The origins of the Pahlavi dynasty, which ruled Iran until the "Islamic revolution" of 1979, can be traced to the 1921 coup d'etat backed by the British authorities. After suppressing all forms of opposition and consolidating power, in 1925 Khan was crowned Shah of Iran, thus founding the Pahlavi dynasty.

In 1953, the CIA and MI6 put together a plot to overthrow the democratically elected government of Mohammed Mosaddegh, who had pushed for the nationalisation of the Anglo-Iranian oil company. London saw this decision as a serious threat to its interests. Washington, for its part, was also interested in Iranian oil and feared that Iran's powerful communist party, Tudeh - which had some interests in common with Mosaddegh - might take power.

These events laid the key foundations for the "most popular" revolution in modern and contemporary history, generally known as the "Islamic Revolution" of 1979. In the decades and years preceding it, in fact, millions of Iranians felt the need to repel external interference and to oppose the Pahlavi regime and its attempts to erase dissent.”

Ayatollah Khomeini‘s return

Of course, history didn’t end with the arrival of Ayatollah Khomeini. While the widespread popular discontent by far wasn’t fundamental Islamic by its nature (as I had the chance to personally experience during my trip to Iran in summer 1979) Nevertheless, during the popular upheaval most groups of this very diverse movement accepted  Time magazine's Man of the Year in 1979 as a unifying symbol of resistance and change.

For many of these groups a brutal awakening followed shortly afterwards, followed by a quick death. Khomeini e.g. is known for his ordering of execution of thousands of political prisonerswar criminals and prisoners of the Iran–Iraq War. For the outside world his world view is best characterized by naming the US the "Great Satan" and the then still existing Soviet Union “the lesser evil”. Democracy for him was   the equivalent of prostitution, which he apparently didn’t like either.

Iran hostage crisis

When in October 1979, the United States granted asylum to the ousted Shah in November, a group of Iranian college students took control of the American Embassy in Tehran, holding 52 embassy staff hostage for 444 days – an event known as the Iran hostage crisis. In Iran, the takeover of that "Den of Espionage" was popular and was openly supported by Khomeini as it served to cement his regime.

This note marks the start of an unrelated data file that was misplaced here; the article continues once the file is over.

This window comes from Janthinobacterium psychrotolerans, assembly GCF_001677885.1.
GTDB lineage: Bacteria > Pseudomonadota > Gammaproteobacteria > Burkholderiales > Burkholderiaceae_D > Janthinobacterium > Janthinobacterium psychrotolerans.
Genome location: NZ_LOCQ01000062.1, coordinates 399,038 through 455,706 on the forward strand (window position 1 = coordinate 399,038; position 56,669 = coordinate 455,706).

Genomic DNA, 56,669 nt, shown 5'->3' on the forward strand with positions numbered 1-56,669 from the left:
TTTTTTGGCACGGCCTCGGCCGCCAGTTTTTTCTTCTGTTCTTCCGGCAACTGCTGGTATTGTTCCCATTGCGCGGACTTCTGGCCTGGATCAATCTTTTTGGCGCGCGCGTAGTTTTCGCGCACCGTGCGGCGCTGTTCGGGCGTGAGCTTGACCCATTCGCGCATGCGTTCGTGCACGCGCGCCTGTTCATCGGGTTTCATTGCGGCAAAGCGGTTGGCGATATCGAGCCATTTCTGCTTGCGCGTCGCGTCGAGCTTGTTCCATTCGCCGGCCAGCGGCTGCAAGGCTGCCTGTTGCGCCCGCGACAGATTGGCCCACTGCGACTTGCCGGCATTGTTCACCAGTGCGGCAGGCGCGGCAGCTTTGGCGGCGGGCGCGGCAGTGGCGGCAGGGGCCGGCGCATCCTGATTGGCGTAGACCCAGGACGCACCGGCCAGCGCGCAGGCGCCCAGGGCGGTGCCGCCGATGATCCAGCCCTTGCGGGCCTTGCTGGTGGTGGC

Iran–Iraq War

While Khomeini called for Islamic revolutions across the Muslim world, Iraq's secular Arab nationalist Ba'athist leader Saddam Hussein, encouraged by the US, was eager to take advantage of Iran's weakened military and the perceived revolutionary chaos to occupy Iran's adjacent oil-rich province of Khuzestan.

Iraq’s full-scale invasion of Iran led to the Iran–Iraq War (1980-09 –1988-08). The incompetent Iraqi military met fierce resistance by Iranians. The Iraqi military advance soon stalled and, despite Saddam's internationally condemned use of poison gas and although enjoying the support of several gulf states. In the end ~ half a million Iranians had lost their lives.

From JPCOA to today

Iran‘s  nuclear program dates back to the 1950s and was set-up with US-help part of the Atoms for Peace program. Post-1979 most of the international nuclear cooperation with Iran was cut off. An IAEA investigation in 2003 revealed undeclared nuclear activities carried out by Iran. In 2007 however, the United States National Intelligence Estimate (NIE) stated that Iran halted an alleged active nuclear weapons program. 

In 2011 again, the IAEA reported credible evidence that Iran had been conducting experiments aimed at designing a nuclear bomb until 2003. 2018 the IAEA reiterated its 2015 report, saying it had found no credible evidence of nuclear weapons activity in Iran after 2009.

Iran's first nuclear power plant, the Bushehr I reactor, was completed with major assistance from the Russian government agency Rosatom. It opened in 2011.

Finally 20 months of "arduous" negotiations culminated in the Joint Comprehensive Plan of Action (JCPOA), an agreement between the P5 (China, France, Germany, Russia, United Kingdom)+1+EU and Iran. A final agreement was reached on 14 July 2015. All sanctions were supposed to be lifted.